Considering the need for reclassification of offences, the Malimath committee gave the following recommendations for the same.
Its primary recommendation was to remove the distinction between cognizable and non-cognizable offences and make it obligatory on the Police to investigate all offences in respect of which a complaint is made. However, this is not a very practical option as it will lead to a further backlog of cases and will increase the burden on the police.
Section 262 of the Criminal Procedure Code provides for the procedure for summary trials, Section 263 provides for the record in summary trials and Section 264 provides for judgement in cases tried summarily. The Malimath committee recommended increasing the number of cases falling within the category of cases trialable by following the summary procedure presented by Sections 262 to 264.
It also recommended increasing the number of offences that fall under the category of “Petty Offences” which can be dealt with by following the procedure prescribed by Section 206 of the Code. Section 206 reads “If, in the opinion of a Magistrate taking cognizance of a petty offence, the case may be summarily disposed of under section 260, the Magistrate shall, except where he is, for reasons to be recorded in writing of a contrary opinion, issue summons to the accused requiring him either to appear in person or by pleader before the Magistrate on a specified date, or if he desires to plead guilty to the charge without appearing before the Magistrate, to transmit before the specified date, by post or by messenger to the Magistrate, the said plea in writing and the amount of fine specified in the summons or if he desires to appear by pleader and to plead guilty to the charge through such pleader, to authorise, in writing, the pleader to plead guilty to the charge on his behalf and to pay the fine through such pleader: Provided that the amount of the fine specified in such summons shall not exceed one hundred rupees.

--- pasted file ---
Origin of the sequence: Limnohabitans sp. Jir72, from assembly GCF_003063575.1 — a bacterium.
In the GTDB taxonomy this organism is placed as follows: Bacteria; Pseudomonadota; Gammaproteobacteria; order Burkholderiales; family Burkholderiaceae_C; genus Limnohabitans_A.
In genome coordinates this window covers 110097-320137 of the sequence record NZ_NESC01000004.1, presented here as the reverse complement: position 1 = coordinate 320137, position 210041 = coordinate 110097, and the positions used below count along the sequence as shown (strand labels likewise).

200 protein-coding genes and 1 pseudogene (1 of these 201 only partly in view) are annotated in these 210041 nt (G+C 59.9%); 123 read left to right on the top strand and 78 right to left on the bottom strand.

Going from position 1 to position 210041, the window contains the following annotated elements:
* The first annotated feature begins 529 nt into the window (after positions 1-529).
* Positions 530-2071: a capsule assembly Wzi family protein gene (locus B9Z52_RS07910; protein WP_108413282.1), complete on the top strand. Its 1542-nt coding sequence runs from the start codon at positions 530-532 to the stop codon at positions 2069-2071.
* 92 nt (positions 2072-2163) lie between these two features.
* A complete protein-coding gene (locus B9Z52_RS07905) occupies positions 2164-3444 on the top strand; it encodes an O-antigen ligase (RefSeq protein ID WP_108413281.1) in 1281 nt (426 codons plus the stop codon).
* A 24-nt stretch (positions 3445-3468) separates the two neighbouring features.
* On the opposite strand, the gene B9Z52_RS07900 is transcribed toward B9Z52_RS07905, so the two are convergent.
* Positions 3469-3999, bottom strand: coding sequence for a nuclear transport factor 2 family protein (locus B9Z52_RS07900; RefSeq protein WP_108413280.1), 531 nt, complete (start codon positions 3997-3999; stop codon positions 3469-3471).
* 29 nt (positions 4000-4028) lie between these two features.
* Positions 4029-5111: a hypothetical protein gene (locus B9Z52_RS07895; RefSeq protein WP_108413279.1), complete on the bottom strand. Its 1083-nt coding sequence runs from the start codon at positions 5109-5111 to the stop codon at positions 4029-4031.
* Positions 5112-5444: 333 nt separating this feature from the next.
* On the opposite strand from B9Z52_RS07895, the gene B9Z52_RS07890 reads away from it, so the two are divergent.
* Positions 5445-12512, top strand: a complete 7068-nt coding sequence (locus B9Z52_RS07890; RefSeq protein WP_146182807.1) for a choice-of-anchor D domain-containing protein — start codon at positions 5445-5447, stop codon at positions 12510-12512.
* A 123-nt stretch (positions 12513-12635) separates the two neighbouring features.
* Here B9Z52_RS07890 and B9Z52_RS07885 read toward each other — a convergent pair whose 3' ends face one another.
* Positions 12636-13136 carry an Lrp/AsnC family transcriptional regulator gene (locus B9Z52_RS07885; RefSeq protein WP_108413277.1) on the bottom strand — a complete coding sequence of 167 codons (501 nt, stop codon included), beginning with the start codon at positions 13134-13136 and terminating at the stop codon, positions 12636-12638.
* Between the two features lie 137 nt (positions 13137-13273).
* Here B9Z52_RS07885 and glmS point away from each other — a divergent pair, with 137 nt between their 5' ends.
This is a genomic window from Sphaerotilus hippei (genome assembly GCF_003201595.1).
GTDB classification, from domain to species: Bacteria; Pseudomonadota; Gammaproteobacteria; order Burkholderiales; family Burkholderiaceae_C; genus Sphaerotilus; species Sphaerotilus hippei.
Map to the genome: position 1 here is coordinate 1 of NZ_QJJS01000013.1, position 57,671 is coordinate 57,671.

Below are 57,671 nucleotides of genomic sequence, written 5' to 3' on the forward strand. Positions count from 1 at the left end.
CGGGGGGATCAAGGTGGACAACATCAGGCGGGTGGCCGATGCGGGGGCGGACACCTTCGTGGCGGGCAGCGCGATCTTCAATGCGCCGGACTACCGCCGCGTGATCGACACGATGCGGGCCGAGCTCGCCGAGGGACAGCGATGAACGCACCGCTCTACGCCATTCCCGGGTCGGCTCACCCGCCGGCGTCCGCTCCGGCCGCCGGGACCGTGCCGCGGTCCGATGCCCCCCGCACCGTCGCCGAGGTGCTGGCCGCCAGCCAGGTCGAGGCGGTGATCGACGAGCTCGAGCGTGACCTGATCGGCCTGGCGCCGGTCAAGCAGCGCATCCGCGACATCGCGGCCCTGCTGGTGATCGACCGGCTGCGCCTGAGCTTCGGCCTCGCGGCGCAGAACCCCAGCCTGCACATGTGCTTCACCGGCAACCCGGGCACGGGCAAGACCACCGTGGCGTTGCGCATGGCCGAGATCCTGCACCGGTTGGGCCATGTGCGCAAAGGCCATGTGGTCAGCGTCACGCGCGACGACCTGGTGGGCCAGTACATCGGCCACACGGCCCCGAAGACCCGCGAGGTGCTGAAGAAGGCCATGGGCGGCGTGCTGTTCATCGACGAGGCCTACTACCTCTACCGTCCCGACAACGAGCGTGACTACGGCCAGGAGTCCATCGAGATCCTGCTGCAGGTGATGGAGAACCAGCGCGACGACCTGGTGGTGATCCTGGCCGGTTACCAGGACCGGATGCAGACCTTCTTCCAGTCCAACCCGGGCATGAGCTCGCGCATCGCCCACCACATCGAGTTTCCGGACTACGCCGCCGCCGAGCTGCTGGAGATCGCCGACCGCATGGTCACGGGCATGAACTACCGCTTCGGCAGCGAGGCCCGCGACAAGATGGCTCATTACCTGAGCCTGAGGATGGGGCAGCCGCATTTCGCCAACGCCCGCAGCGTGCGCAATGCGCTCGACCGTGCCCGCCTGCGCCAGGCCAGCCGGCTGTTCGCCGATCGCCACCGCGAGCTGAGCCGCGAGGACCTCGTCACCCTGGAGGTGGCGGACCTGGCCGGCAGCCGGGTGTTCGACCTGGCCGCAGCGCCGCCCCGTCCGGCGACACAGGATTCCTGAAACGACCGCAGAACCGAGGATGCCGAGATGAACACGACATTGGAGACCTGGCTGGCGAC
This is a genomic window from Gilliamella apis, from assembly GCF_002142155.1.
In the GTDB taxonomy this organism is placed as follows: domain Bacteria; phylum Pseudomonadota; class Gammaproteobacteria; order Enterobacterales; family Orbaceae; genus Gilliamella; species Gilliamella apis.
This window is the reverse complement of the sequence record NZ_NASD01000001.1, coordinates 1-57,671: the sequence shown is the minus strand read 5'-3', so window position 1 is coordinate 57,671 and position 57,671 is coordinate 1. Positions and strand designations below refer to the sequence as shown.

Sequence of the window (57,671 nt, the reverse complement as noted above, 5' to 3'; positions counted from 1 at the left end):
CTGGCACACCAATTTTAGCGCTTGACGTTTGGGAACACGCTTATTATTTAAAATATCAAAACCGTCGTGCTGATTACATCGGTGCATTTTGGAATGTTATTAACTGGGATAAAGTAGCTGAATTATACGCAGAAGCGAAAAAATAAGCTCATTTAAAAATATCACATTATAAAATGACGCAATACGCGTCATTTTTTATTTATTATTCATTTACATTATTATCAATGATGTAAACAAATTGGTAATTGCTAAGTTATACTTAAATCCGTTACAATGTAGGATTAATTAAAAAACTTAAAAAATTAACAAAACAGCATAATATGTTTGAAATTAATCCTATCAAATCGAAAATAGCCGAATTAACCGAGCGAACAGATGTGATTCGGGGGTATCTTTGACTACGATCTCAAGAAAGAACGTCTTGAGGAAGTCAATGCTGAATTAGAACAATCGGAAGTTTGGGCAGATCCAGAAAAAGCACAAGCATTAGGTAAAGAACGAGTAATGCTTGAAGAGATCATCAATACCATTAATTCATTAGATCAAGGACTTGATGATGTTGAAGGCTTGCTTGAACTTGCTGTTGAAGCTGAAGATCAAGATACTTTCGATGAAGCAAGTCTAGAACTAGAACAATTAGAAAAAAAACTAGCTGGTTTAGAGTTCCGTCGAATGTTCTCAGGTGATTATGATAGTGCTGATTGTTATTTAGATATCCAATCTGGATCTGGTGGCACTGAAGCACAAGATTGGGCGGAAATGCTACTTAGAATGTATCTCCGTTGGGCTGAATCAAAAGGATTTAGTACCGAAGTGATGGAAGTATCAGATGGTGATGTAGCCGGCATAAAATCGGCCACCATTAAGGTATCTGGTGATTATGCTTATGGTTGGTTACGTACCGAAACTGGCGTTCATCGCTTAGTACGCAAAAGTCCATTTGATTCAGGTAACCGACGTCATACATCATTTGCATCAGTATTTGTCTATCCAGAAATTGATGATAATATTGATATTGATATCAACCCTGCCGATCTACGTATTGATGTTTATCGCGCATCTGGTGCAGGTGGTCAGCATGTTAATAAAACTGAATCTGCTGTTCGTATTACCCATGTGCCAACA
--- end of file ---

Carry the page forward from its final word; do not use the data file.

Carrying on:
(2) For the purposes of this section, “petty offence” means any offence punishable only with fine not exceeding one thousand rupees, but does not include any offence so punishable under the Motor Vehicles Act, 1939, (4 of 1939) or under any other law which provides for convicting the accused person in his absence on a plea of guilty.”
It advocated increasing the number of offences, for which an arrest needn’t be made and increasing the number of offences where arrest can be made only with the order of the court and reducing the number of cases where arrest can be made without an order or warrant form the Magistrate.
The Malimath committee further recommended increasing the number of offences which are bailable and reducing the number of offences which are not bailable.
A compoundable offence is one in which the trial court can compound the offence and dispose the case without trial. A non-compoundable offence is an offence in which the court cannot compound the case without trial. A compoundable offence is always a lesser degree offence punishable with a shorter jail term or fine. The Malimath Committee recommended increasing the number of offences that can be brought within the category of compoundable offences, to encourage settlements without trials.